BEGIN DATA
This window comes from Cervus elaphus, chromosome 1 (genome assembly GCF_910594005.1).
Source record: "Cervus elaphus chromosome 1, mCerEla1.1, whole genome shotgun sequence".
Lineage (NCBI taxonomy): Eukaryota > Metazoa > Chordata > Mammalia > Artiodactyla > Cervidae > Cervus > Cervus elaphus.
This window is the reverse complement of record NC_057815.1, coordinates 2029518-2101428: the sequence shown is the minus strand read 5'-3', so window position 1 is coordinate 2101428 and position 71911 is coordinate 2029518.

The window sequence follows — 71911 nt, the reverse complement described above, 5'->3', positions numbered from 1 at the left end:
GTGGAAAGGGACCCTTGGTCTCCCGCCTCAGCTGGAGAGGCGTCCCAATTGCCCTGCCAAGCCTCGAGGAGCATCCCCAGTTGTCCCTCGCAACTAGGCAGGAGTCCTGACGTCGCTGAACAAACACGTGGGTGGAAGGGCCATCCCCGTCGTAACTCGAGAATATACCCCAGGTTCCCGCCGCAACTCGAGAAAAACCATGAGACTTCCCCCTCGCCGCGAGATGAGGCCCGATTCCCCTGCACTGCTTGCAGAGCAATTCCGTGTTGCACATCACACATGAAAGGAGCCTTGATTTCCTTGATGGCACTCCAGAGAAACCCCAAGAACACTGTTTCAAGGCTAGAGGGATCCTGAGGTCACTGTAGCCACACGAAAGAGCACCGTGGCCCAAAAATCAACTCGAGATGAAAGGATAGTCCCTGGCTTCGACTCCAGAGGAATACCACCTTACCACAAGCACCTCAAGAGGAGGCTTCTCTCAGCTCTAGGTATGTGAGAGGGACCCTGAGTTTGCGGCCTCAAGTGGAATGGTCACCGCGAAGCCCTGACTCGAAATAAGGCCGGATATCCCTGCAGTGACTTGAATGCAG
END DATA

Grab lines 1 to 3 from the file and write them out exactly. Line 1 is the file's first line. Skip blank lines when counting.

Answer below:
This window comes from Cervus elaphus, chromosome 1 (genome assembly GCF_910594005.1).
Source record: "Cervus elaphus chromosome 1, mCerEla1.1, whole genome shotgun sequence".
Lineage (NCBI taxonomy): Eukaryota > Metazoa > Chordata > Mammalia > Artiodactyla > Cervidae > Cervus > Cervus elaphus.